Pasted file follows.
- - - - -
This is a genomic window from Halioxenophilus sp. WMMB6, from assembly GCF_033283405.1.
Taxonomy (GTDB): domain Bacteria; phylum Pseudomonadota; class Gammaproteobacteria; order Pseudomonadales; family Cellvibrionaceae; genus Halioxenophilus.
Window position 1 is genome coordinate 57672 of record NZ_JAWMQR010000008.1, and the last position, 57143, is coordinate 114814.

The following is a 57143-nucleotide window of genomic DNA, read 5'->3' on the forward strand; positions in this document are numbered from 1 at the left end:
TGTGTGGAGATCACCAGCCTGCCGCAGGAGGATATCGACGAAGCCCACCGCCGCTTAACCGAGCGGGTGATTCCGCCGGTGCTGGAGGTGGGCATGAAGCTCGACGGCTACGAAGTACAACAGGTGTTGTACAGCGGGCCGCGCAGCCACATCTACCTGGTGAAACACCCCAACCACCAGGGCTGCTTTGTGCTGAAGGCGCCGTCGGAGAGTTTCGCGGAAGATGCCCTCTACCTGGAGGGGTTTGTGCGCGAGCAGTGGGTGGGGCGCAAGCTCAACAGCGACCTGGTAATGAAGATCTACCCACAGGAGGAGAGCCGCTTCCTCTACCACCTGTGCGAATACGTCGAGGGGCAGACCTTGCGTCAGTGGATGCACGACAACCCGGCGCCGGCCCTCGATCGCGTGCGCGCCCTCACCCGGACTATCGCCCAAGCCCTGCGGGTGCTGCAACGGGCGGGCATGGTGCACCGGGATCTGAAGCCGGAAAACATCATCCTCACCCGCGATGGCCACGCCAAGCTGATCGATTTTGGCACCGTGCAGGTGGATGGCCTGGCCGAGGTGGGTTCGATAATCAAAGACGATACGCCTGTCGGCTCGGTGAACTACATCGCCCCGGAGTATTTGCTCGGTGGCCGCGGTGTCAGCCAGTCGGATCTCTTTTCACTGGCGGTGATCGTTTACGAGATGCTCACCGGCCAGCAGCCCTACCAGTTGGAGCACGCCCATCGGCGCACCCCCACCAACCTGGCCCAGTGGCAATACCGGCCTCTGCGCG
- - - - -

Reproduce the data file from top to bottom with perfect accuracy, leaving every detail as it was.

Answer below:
This is a genomic window from Halioxenophilus sp. WMMB6, from assembly GCF_033283405.1.
Taxonomy (GTDB): domain Bacteria; phylum Pseudomonadota; class Gammaproteobacteria; order Pseudomonadales; family Cellvibrionaceae; genus Halioxenophilus.
Window position 1 is genome coordinate 57672 of record NZ_JAWMQR010000008.1, and the last position, 57143, is coordinate 114814.

The following is a 57143-nucleotide window of genomic DNA, read 5'->3' on the forward strand; positions in this document are numbered from 1 at the left end:
TGTGTGGAGATCACCAGCCTGCCGCAGGAGGATATCGACGAAGCCCACCGCCGCTTAACCGAGCGGGTGATTCCGCCGGTGCTGGAGGTGGGCATGAAGCTCGACGGCTACGAAGTACAACAGGTGTTGTACAGCGGGCCGCGCAGCCACATCTACCTGGTGAAACACCCCAACCACCAGGGCTGCTTTGTGCTGAAGGCGCCGTCGGAGAGTTTCGCGGAAGATGCCCTCTACCTGGAGGGGTTTGTGCGCGAGCAGTGGGTGGGGCGCAAGCTCAACAGCGACCTGGTAATGAAGATCTACCCACAGGAGGAGAGCCGCTTCCTCTACCACCTGTGCGAATACGTCGAGGGGCAGACCTTGCGTCAGTGGATGCACGACAACCCGGCGCCGGCCCTCGATCGCGTGCGCGCCCTCACCCGGACTATCGCCCAAGCCCTGCGGGTGCTGCAACGGGCGGGCATGGTGCACCGGGATCTGAAGCCGGAAAACATCATCCTCACCCGCGATGGCCACGCCAAGCTGATCGATTTTGGCACCGTGCAGGTGGATGGCCTGGCCGAGGTGGGTTCGATAATCAAAGACGATACGCCTGTCGGCTCGGTGAACTACATCGCCCCGGAGTATTTGCTCGGTGGCCGCGGTGTCAGCCAGTCGGATCTCTTTTCACTGGCGGTGATCGTTTACGAGATGCTCACCGGCCAGCAGCCCTACCAGTTGGAGCACGCCCATCGGCGCACCCCCACCAACCTGGCCCAGTGGCAATACCGGCCTCTGCGCG